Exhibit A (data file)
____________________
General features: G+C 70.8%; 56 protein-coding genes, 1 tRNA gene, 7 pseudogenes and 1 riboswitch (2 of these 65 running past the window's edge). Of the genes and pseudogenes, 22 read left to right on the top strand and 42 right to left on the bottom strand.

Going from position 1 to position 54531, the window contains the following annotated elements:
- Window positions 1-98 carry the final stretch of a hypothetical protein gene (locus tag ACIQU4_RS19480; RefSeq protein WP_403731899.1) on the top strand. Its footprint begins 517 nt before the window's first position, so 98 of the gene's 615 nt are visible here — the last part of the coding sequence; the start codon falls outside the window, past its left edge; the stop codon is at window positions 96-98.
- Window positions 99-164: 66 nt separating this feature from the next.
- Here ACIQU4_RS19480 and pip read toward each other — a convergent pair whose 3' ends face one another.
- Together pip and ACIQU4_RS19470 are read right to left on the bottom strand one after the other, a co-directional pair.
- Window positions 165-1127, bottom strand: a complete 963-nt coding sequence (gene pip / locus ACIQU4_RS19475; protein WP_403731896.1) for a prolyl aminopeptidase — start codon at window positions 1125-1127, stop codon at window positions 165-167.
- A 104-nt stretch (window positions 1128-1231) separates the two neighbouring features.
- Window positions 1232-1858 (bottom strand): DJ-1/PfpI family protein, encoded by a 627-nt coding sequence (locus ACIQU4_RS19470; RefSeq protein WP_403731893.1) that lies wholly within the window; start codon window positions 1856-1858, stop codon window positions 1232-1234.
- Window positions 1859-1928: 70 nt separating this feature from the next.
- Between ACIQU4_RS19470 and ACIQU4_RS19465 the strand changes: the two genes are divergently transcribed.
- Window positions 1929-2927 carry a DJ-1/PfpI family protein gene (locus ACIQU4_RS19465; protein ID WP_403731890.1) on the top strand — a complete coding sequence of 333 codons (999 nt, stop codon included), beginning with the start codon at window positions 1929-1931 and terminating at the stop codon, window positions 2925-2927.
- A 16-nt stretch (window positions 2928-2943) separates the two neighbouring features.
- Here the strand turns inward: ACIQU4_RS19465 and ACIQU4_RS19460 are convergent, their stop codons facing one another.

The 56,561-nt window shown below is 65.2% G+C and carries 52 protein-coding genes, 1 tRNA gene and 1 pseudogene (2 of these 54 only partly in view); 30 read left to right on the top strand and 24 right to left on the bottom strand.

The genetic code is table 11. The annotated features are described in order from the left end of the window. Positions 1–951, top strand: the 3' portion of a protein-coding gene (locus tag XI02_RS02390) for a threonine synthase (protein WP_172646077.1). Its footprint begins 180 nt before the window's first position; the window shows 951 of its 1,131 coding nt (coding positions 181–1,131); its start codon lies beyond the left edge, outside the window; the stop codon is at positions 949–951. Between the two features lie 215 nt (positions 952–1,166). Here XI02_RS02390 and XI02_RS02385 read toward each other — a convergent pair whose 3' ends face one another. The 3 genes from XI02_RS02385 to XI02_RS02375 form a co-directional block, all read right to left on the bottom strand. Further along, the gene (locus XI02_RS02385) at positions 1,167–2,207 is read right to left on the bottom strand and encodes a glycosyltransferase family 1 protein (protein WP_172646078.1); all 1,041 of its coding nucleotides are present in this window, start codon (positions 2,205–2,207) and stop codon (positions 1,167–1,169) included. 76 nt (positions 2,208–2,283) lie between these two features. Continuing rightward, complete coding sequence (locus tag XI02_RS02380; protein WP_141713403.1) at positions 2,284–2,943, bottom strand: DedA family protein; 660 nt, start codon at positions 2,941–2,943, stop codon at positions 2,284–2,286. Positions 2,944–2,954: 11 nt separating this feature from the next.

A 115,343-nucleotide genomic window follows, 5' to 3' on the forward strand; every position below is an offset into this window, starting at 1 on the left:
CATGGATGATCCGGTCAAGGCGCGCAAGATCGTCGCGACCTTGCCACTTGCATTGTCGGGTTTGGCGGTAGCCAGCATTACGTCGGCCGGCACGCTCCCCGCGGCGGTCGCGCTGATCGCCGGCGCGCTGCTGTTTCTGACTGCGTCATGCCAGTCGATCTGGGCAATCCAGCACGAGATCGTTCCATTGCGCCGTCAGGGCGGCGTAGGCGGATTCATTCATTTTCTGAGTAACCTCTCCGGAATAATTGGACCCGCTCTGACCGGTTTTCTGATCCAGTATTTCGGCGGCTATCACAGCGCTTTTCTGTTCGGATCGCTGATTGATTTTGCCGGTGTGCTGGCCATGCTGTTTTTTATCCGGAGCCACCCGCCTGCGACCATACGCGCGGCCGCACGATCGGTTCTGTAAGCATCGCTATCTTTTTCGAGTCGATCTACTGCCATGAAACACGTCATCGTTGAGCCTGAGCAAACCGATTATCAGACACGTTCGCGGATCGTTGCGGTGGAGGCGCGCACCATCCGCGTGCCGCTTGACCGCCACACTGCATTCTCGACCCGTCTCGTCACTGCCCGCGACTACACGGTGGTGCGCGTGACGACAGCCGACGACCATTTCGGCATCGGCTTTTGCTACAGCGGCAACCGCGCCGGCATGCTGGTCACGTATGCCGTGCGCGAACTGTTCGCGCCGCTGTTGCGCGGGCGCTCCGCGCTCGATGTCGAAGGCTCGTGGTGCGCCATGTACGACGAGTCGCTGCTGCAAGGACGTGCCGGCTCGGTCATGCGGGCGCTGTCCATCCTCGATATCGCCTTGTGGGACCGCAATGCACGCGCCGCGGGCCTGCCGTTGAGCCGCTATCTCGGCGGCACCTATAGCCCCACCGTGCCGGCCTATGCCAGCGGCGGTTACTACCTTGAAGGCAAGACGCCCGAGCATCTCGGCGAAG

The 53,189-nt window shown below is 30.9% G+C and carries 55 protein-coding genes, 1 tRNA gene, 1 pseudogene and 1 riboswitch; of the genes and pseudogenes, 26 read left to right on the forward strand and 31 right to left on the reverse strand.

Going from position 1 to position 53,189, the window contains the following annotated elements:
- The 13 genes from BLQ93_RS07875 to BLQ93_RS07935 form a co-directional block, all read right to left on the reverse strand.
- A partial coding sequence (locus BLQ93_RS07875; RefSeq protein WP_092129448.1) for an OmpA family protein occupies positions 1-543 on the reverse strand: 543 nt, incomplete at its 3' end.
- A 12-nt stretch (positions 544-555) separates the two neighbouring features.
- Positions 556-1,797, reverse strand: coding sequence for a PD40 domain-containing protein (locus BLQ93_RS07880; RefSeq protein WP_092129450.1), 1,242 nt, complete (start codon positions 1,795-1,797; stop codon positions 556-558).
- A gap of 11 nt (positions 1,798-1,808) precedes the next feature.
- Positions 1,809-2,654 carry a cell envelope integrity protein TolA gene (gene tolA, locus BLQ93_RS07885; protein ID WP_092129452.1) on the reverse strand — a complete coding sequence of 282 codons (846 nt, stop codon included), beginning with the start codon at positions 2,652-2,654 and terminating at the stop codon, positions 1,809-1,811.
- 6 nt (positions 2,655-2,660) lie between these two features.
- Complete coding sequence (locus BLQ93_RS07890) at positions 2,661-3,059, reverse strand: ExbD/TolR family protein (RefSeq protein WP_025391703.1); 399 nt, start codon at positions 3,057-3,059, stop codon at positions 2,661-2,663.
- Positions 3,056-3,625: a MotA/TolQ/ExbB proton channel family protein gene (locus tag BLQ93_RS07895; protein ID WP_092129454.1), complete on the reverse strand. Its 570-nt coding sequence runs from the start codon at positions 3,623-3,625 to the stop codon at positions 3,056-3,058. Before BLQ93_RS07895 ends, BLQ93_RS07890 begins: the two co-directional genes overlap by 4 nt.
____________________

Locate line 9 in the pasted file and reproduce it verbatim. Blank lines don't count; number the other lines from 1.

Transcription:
- Window positions 1232-1858 (bottom strand): DJ-1/PfpI family protein, encoded by a 627-nt coding sequence (locus ACIQU4_RS19470; RefSeq protein WP_403731893.1) that lies wholly within the window; start codon window positions 1856-1858, stop codon window positions 1232-1234.